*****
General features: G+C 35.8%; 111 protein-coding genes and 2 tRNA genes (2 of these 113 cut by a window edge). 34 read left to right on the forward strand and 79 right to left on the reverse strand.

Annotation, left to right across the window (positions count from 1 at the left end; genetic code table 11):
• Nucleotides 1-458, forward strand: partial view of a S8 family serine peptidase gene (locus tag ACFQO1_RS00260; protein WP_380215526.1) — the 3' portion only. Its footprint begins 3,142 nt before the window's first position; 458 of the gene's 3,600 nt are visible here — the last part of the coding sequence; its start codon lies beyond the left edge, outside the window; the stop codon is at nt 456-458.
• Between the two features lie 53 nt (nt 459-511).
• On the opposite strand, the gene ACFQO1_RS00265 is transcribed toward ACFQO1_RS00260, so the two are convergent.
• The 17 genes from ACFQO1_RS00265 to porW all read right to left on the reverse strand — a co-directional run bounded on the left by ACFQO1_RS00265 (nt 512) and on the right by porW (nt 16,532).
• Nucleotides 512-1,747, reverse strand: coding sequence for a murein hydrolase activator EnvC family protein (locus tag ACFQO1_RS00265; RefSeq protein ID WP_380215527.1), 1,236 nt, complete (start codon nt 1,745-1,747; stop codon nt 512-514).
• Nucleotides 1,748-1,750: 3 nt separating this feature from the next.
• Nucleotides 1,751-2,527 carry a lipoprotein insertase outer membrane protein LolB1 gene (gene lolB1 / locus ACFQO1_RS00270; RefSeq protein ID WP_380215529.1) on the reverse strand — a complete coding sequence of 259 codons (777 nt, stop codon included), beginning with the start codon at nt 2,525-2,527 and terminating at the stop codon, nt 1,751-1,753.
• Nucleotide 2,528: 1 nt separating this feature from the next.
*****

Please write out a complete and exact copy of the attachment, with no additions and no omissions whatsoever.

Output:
General features: G+C 35.8%; 111 protein-coding genes and 2 tRNA genes (2 of these 113 cut by a window edge). 34 read left to right on the forward strand and 79 right to left on the reverse strand.

Annotation, left to right across the window (positions count from 1 at the left end; genetic code table 11):
• Nucleotides 1-458, forward strand: partial view of a S8 family serine peptidase gene (locus tag ACFQO1_RS00260; protein WP_380215526.1) — the 3' portion only. Its footprint begins 3,142 nt before the window's first position; 458 of the gene's 3,600 nt are visible here — the last part of the coding sequence; its start codon lies beyond the left edge, outside the window; the stop codon is at nt 456-458.
• Between the two features lie 53 nt (nt 459-511).
• On the opposite strand, the gene ACFQO1_RS00265 is transcribed toward ACFQO1_RS00260, so the two are convergent.
• The 17 genes from ACFQO1_RS00265 to porW all read right to left on the reverse strand — a co-directional run bounded on the left by ACFQO1_RS00265 (nt 512) and on the right by porW (nt 16,532).
• Nucleotides 512-1,747, reverse strand: coding sequence for a murein hydrolase activator EnvC family protein (locus tag ACFQO1_RS00265; RefSeq protein ID WP_380215527.1), 1,236 nt, complete (start codon nt 1,745-1,747; stop codon nt 512-514).
• Nucleotides 1,748-1,750: 3 nt separating this feature from the next.
• Nucleotides 1,751-2,527 carry a lipoprotein insertase outer membrane protein LolB1 gene (gene lolB1 / locus ACFQO1_RS00270; RefSeq protein ID WP_380215529.1) on the reverse strand — a complete coding sequence of 259 codons (777 nt, stop codon included), beginning with the start codon at nt 2,525-2,527 and terminating at the stop codon, nt 1,751-1,753.
• Nucleotide 2,528: 1 nt separating this feature from the next.